Both federal and state laws require that every student with a disability receive a free and appropriate public education (FAPE).
The Ohio Department of Education is partnering with Opportunities for Ohioans with Disabilities to increase the availability of vocational rehabilitation services for students with disabilities beginning at age 14.
The Ohio Center for Deafblind Education (OCDBE) is conducting an annual count of children and youth (birth through age 21) with combined hearing-vision loss (deafblindness) or at-risk for deafblindness within the State of Ohio. The results of the count (or census) is used by the federal government of generate funding for each state. OCDBE is Ohio’s federally-funded technical assistance and dissemination project serving children with combined hearing-vision loss, their families, and the district and agency personnel who support them on a statewide basis. To register a child for the online census, to provide an update for a child already registered, or to report no deafblind children in the district, please visit the OCDBE website at http://www.ohiodeafblind.org/. Click on the census tab at the top of the page to complete the census by Feb. 29th. Please review this flyer for additional information. If you have questions or are in need of assistance contact Thomas Lather, Low Incidence Program Administrator, at (614) 785-1163 x 103.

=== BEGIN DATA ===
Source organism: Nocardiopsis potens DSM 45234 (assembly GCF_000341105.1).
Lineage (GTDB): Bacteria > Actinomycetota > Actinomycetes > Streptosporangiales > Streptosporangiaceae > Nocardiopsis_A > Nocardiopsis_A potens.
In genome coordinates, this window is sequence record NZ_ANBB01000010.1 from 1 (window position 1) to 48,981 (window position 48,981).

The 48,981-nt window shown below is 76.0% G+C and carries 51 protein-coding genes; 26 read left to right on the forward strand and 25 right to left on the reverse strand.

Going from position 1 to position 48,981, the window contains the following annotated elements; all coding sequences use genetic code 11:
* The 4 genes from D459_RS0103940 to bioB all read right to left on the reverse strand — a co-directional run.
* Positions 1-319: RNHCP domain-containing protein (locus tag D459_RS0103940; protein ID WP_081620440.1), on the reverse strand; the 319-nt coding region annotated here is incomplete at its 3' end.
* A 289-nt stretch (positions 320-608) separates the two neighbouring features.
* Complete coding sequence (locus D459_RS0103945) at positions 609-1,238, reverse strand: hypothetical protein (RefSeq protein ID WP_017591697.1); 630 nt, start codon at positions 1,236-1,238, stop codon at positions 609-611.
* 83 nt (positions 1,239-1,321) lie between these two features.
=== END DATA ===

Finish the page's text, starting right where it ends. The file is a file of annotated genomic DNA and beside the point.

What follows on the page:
On November 17th, the US Department of Education issued guidance on access to a free appropriate public education for students with disabilities. The guidance clarifies that students with disabilities should not only have access to a free appropriate public education, but also they should have individualized education programs (IEPs) that are aligned with state academic content standards for the grade in which a child is enrolled. This will help to ensure that all students receive high-quality instruction that prepares them for success in college and careers.
The US Department of Education, Office of Special Education and Rehabilitation Services recently issued a Dyslexia Guidance letter to states and school districts. The letter reminds all that the use of terms such as dyslexia, dyscalculia, and dysgraphia are appropriate when supported by a child’s comprehensive evaluation.